Threat of Greek exit has not gone away, warn PwC economists
Businesses should prepare for the possibility of Greece leaving the Eurozone
Despite the recent agreement to extend Greece’s bailout package, the threat of a Greek exit from the Eurozone has not gone away, warn PwC economists.
Negotiations are set to run for several months, with the final outcome far from certain. Says PwC senior economist Richard Boxshall: “The Greek government needs to continue to implement reforms and prove to its creditors that progress is being made in order to receive the funds it needs to meet its maturing debt obligations. At the same time, it also needs to keep the support of its own party members and the wider Greek public.”
PwC economists have advised businesses to start preparing themselves for the possibility of Greece leaving the Eurozone. They have updated the Greek exit scenario first developed in 2011, outlined two triggers that could set the exit wheels in motion, and identified three channels through which a Greek exit could impact the wider Eurozone.
The two main triggers which could result in a Greek exit are:
- A Greek credit crunch – Recent data from the European Central Bank suggests that deposits held by Greek monetary financial institutions (MFIs) fell to around €155bn in January 2015, similar to the level they hit in June 2012. Continued capital outflows could squeeze Greek banks’ liquidity and make them ever more reliant on Emergency Liquidity Assistance (ELA) funding, which is expensive and limited.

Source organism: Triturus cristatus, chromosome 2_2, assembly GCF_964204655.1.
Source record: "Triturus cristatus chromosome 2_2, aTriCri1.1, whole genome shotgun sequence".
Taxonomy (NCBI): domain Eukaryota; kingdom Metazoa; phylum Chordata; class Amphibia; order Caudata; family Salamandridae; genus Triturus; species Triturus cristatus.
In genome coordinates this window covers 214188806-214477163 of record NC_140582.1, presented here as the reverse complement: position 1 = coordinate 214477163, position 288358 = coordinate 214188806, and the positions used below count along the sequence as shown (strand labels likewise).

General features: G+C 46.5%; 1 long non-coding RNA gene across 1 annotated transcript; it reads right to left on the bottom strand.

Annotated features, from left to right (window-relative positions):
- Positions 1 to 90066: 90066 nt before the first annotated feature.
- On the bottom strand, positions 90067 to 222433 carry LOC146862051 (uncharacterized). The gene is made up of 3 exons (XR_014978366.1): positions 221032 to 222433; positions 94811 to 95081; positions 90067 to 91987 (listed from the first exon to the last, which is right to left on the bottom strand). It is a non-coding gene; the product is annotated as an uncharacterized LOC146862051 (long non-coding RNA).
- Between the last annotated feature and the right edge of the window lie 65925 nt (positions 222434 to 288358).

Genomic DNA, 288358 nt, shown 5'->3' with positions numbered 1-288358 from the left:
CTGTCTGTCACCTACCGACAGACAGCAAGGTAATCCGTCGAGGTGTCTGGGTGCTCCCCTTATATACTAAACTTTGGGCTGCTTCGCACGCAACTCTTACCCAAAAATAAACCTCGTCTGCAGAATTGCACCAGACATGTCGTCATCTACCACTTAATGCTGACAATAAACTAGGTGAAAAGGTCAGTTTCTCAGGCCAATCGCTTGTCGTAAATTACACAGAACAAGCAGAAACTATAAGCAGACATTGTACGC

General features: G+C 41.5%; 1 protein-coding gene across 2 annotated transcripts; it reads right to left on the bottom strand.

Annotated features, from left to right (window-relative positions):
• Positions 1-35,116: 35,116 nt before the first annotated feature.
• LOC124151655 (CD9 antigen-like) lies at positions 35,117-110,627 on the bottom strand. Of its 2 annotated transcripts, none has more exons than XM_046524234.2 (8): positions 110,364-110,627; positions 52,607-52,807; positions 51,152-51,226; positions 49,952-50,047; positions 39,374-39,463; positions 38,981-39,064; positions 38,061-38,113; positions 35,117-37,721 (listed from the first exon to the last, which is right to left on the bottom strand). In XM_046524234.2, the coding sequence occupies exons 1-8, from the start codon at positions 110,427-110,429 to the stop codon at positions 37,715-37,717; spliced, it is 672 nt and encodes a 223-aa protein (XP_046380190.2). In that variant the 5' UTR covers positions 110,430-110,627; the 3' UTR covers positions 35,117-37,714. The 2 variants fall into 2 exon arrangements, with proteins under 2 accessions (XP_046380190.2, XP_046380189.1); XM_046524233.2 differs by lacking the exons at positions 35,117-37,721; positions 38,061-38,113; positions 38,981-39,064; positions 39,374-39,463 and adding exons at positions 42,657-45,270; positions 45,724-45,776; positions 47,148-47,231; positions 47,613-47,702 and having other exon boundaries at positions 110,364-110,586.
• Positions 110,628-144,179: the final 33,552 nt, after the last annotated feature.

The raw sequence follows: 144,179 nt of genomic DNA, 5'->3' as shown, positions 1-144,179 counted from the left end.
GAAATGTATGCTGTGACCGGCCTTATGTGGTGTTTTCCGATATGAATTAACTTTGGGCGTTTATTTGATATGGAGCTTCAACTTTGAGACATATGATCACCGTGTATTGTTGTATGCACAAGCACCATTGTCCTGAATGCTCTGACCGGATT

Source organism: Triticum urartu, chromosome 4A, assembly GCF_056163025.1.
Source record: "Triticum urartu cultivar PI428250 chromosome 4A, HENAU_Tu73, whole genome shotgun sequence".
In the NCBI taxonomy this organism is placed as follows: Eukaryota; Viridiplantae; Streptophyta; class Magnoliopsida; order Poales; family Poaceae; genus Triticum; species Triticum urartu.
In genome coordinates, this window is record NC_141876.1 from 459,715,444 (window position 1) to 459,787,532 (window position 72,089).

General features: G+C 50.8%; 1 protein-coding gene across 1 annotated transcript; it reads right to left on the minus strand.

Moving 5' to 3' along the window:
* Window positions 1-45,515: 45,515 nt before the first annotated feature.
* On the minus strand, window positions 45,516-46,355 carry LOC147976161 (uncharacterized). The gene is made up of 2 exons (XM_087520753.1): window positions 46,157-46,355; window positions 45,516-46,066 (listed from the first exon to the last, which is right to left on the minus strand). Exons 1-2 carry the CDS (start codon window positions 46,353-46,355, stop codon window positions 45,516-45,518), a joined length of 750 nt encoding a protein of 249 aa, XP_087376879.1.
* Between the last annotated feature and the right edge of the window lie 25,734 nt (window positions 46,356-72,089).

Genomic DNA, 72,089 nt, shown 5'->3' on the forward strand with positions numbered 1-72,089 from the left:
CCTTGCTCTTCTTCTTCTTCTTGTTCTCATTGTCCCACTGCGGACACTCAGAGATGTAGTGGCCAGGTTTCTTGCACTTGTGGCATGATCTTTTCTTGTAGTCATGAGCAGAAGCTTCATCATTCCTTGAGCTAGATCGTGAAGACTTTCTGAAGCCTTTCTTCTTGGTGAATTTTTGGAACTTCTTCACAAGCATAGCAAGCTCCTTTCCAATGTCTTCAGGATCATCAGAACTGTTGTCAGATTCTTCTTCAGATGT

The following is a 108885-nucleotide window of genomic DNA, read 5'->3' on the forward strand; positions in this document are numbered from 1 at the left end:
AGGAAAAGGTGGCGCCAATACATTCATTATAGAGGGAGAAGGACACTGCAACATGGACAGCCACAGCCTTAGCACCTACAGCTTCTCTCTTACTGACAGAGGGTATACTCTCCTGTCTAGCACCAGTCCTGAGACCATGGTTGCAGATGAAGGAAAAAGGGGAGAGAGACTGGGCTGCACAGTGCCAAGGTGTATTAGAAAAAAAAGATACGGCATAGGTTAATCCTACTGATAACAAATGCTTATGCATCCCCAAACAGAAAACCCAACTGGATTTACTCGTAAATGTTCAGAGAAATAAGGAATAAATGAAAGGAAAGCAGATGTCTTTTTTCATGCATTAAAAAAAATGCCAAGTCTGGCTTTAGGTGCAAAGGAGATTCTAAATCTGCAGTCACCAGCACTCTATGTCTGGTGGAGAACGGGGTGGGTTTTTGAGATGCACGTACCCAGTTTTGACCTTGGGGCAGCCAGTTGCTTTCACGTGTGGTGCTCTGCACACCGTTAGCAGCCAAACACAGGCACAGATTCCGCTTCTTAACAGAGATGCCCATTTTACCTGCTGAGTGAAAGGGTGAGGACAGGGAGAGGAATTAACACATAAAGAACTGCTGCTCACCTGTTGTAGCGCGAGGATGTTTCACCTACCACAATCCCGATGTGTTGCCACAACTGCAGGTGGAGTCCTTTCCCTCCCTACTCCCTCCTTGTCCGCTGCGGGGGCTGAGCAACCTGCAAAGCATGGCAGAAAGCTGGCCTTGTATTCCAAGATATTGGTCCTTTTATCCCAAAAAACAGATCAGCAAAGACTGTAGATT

- Implementation risks – The Greek government has reached an agreement with other Eurozone governments to extend the current financing package for four months, subject to conditions relating to continued progress on economic and other reforms. According to the Greek Public Debt Management Agency, just under €40bn of Greek government debt matures in 2015. If the Greek government does not meet its reform commitments, then it will not receive the bailout money it needs to make these repayments, leading to a sovereign default.
There are three key channels through which a Greek exit could have an impact on the wider Eurozone:
- Banking sector – PwC analysis suggests that the Eurozone banking sector should be able to manage the impact of a Greek exit without severe consequences. The exposure of banks in the four largest Eurozone economies (Germany, France, Italy and Spain) to Greece has fallen from around $104bn in 2010 to $34bn, according to the latest estimates.
While the German banking system is the most exposed to Greece in absolute terms, this equates to only around 0.8% of its GDP (see Figure 5). For France, Italy and Spain, the direct exposure of their banks to Greece amounts to less than 0.1% of GDP.
- Greek debt holders – Data shows that around 60% of Greek government debt is held indirectly by Eurozone governments. If the Greek government defaults on its obligations, then that debt will be written off (at least in part). This could pose a risk to countries which already have a relatively large public debt burden.